Fast reactor

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The fast-neutron reactor, commonly referred to as fast reactor, is a nuclear reactor design that uses high-energy or fast spectrum neutrons to produce energy from nuclear fission. In contrast to thermal spectrum reactors such as the light water reactor, fast reactors are able to fission most actinides as opposed to only specific isotopes.

Because the neutron capture cross section is much smaller than in thermal spectrum, fast reactors must expose the fuel to higher neutron flux, which means the fuel has a higher enrichment than in light water reactors. This means that the fuel is more susceptible to meltdown than in thermal reactors. Also, because the fuel of choice, plutonium-239, performs relatively poorly in thermal spectrum, there are no neutron moderating materials such as graphite or liquid water in a fast reactor. This makes the reactor design more complex, as materials and mechanisms that would otherwise control the neutron flux in thermal spectrum must be addressed with other techniques.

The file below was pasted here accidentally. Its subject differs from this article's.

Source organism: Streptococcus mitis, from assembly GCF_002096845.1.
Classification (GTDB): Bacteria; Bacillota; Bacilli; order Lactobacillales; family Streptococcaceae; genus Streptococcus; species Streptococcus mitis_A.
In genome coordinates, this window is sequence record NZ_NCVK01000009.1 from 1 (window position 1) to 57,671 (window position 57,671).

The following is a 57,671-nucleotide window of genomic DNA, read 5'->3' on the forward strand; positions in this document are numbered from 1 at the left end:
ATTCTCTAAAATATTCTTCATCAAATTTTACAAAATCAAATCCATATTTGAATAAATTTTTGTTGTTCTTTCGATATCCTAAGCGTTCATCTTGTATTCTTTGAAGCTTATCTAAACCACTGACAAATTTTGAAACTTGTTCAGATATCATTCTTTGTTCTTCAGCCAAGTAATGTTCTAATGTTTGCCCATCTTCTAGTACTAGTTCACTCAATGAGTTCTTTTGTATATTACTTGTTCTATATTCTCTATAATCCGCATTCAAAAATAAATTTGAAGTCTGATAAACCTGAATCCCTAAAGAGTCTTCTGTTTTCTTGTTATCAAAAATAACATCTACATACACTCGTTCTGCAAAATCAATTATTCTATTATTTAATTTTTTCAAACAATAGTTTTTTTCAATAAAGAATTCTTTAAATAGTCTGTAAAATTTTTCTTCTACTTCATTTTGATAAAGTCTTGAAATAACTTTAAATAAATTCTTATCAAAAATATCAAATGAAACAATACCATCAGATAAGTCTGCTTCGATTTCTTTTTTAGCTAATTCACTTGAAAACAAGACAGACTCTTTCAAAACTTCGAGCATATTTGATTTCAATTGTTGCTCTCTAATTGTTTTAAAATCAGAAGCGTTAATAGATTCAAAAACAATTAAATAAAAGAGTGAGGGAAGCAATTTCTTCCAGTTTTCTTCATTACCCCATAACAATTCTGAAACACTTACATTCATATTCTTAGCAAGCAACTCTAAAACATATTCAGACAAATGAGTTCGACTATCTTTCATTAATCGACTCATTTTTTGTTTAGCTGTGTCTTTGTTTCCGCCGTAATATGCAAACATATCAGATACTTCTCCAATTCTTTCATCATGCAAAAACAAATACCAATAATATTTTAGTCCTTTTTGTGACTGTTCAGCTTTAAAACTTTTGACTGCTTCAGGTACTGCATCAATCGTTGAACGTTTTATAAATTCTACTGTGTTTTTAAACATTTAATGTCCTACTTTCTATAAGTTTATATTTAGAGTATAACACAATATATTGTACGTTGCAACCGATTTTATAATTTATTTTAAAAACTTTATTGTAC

The most well-known fast reactor design is the liquid metal fast breeder reactor, and its derivatives, the Integral Fast Reactor and Traveling Wave reactor. These reactors are cooled by liquid sodium or a liquid eutectic mixture of lead and bismuth.